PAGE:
FT = 18 TOT = 28 SIDES = 10

FT = 7 TOT = 18 SIDES = 11

FT = 6 TOT = 22 SIDES = 16

I get 13,8,5,3,2,1

checking this

FT = 18 = 13 + 5

SIDES = 10 = 8 + 2

FT = 7 = 5 + 2

SIDES = 11 = 7 + 4

FT = 6 = 5 + 1

SIDES = 16 = 13 + 3

I was working on this while at work, so I may be wrong, but if so can someone explain to me how?

thanks

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I realize that this is an older puzzle, but I just found it and tried solving it. I am not disagreeing with the posted solution. However, the solution I came up with I think is also valid. Would someone check me on this.

FT = 18 TOT = 28 SIDES = 10

FT = 7 TOT = 18 SIDES = 11

FT = 6 TOT = 22 SIDES = 16

I get 13,8,5,3,2,1

checking this

FT = 18 = 13 + 5

SIDES = 10 = 8 + 2

FT = 7 = 5 + 2

SIDES = 11 = 7 + 4

FT = 6 = 5 + 1

SIDES = 16 = 13 + 3

I was working on this while at work, so I may be wrong, but if so can someone explain to me how?

thanks

You're using seven numbers. ;)

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I think there is more than one answer to this. Writersblock's works an here is another set

numbers 2, 3, 4, 7, 9, 14 will also work

4+14 = 18, +3+7 = 28

3+4 = 7, +9+2 = 18

2+4 = 6, +7+9 = 22

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I think there is more than one answer to this. Writersblock's works an here is another set

numbers 2, 3, 4, 7, 9, 14 will also work

4+14 = 18, +3+7 = 28

3+4 = 7, +9+2 = 18

2+4 = 6, +7+9 = 22

The numbers work, but try to place those in the correct orientation on a die...I think you may find a problem. ;)

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Got one more combination for this:

1st throw: 7+11=18, 4+6=10

2nd throw: 2+5=7, 4+7=11

3rd throw: 2+4=6, 5+11=16

So, the dice contains:

2,4,5,6,7,11

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Got one more combination for this:

1st throw: 7+11=18, 4+6=10

2nd throw: 2+5=7, 4+7=11

3rd throw: 2+4=6, 5+11=16

So, the dice contains:

2,4,5,6,7,11

As with the previous solution you have failed to see that the numbers that total 10, 11 and 16 are on opposing sides of the dice, therefore the 4 cannot be used twice. It is can either be opposite the 6 or the 7, but not both.

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I believe there are multiple answers for Morty's:

1-2-3-4-9-15

2-3-4-5-8-13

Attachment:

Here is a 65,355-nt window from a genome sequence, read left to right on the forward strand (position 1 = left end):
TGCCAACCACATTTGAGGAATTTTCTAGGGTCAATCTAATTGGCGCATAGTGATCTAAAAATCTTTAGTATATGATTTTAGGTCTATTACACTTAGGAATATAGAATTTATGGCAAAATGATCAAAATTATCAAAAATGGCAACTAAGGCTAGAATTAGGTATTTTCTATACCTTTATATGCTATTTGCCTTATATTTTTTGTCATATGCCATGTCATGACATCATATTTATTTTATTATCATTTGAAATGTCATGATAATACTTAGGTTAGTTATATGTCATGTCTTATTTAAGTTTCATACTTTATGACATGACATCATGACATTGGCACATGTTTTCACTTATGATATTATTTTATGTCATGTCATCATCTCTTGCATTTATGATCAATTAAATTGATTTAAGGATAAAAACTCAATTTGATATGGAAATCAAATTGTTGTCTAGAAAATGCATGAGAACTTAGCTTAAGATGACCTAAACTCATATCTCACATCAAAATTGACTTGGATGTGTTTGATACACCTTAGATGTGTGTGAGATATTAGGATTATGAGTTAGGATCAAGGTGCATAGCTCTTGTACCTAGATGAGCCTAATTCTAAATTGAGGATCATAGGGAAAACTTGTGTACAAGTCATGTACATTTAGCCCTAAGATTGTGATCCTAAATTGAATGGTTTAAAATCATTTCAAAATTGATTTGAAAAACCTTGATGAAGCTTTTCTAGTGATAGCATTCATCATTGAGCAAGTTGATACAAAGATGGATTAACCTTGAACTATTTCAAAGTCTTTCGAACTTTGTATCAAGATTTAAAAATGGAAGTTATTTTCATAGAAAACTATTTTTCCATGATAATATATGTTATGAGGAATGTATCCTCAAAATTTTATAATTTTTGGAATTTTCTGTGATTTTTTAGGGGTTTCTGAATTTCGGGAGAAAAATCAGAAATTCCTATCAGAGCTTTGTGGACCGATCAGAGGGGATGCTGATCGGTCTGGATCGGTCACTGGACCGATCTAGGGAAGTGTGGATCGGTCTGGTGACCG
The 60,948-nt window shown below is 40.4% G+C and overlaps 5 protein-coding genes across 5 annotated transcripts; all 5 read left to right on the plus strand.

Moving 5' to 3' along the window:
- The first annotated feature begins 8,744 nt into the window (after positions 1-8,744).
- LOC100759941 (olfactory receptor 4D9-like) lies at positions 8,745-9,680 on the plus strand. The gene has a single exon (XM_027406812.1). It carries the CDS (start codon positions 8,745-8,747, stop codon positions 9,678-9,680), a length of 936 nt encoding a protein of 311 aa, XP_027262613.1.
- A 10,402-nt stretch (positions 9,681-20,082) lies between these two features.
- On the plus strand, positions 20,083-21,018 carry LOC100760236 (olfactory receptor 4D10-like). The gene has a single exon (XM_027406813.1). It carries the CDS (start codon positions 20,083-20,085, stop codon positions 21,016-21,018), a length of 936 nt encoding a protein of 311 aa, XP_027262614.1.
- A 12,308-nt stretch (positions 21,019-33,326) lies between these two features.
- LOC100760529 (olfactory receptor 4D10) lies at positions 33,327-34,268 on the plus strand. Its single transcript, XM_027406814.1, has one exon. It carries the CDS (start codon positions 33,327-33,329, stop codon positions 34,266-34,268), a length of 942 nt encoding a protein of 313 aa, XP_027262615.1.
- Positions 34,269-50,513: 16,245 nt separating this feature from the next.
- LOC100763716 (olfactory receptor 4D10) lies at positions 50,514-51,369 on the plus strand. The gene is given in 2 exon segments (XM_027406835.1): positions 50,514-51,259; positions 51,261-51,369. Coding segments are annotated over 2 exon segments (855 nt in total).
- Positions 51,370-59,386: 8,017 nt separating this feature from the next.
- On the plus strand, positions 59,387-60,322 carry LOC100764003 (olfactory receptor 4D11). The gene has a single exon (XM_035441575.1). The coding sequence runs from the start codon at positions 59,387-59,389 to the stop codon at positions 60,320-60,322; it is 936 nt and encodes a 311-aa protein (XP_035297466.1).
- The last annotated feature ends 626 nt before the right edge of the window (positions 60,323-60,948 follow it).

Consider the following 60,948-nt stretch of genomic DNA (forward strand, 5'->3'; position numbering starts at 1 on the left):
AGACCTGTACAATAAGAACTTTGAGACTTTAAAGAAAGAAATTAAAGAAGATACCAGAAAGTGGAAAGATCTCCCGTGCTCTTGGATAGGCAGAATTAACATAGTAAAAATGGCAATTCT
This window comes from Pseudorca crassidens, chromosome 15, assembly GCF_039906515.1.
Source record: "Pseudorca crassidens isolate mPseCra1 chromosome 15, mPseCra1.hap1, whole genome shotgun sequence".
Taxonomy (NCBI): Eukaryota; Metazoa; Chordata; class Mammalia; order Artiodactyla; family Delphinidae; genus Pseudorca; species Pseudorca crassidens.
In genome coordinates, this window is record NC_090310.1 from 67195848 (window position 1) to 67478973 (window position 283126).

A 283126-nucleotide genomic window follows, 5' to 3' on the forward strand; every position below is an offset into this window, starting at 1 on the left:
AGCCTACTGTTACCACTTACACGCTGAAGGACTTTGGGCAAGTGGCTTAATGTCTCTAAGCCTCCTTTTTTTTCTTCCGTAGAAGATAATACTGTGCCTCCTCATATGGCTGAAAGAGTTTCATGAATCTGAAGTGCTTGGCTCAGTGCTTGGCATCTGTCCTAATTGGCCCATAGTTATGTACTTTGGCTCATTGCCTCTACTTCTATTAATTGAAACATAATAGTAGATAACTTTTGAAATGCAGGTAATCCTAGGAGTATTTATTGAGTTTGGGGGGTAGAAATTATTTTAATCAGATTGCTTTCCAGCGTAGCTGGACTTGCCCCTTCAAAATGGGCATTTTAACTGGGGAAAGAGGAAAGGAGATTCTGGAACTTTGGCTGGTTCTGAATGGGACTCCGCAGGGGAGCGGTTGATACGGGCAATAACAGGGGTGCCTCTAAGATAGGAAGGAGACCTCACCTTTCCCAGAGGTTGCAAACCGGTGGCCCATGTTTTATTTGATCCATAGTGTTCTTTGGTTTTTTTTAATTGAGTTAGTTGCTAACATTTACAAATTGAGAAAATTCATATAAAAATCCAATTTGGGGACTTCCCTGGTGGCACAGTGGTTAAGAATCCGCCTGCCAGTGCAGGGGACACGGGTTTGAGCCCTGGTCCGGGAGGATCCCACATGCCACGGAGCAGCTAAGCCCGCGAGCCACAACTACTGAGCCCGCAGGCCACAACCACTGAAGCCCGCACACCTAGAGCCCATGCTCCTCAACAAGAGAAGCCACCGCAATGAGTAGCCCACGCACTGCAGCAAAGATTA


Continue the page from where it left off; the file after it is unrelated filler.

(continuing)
2-3-4-5-7-13

2-3-4-5-6-13

2-4-5-7-8-11

2-4-5-6-7-11

This is my first puzzle. Did I do ok?

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There is only one answer when you take into account that certain numbers need to be opposite each other

The way I worked it out was by observing that the dice has landed each time on a different axis,  If it had been the same axis at least 2 of the sides (total - front & top) would have been the same value.  I then did a brute force by assuming first that the third throws top and front was 1,5 and then 2,4.  This would mean that the sides for the first two throws would both need to include either 1 or 5, or 2 or 4. also means that we can eliminate (1,15 and 5,11) or (2,14 and 4,12) from the third throw.  From there it is reasonably easy to prove that the third throw cannot be (1,5) on the top & face.  (2,4) on the top & face. is a little more tricky and I would suggest drawing a cube with possible values on each respective face. In the end I found that only Writersblock's answer existed.

An interesting follow up question would be if Morty cheated by switching dice between 3 dice with the same numbers  (2,4,5,7,8,11) but different configurations could he ensure that there would be no possible solution no matter which way the dice landed on each throw?

NOTE I haven't personally figured this out yet

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On 1/21/2017 at 9:15 PM, Kt.Kpop said:

I believe there are multiple answers for Morty's:

1-2-3-4-9-15

2-3-4-5-8-13

2-3-4-5-7-13

2-3-4-5-6-13

2-4-5-7-8-11

2-4-5-6-7-11

This is my first puzzle. Did I do ok?

Hi Kt.Kpop.

Welcome to the Den, and congratulations on solving the puzzle.

Feel free to post some of your favorites here, too.

On 1/25/2017 at 4:27 PM, phaze said:

An interesting follow up question would be if Morty cheated by switching dice between 3 dice with the same numbers  (2,4,5,7,8,11) but different configurations could he ensure that there would be no possible solution no matter which way the dice landed on each throw?

NOTE I haven't personally figured this out yet

Interesting twist phaze. Is this an accurate paraphrase?

Arrange 2,4,5,7,8,11 (differently) on three dice in such a manner that throwing each of them once cannot disclose enough information to deduce the six numbers separately.

My intuition says that it is possible. But proving it seems to require a list of every combination of all possible throws, 24 possibilities for each throw, and the application of a program that is verified to find a solution if one exists for each set of three throws. Proving something does not exist is always harder. Still it's interesting.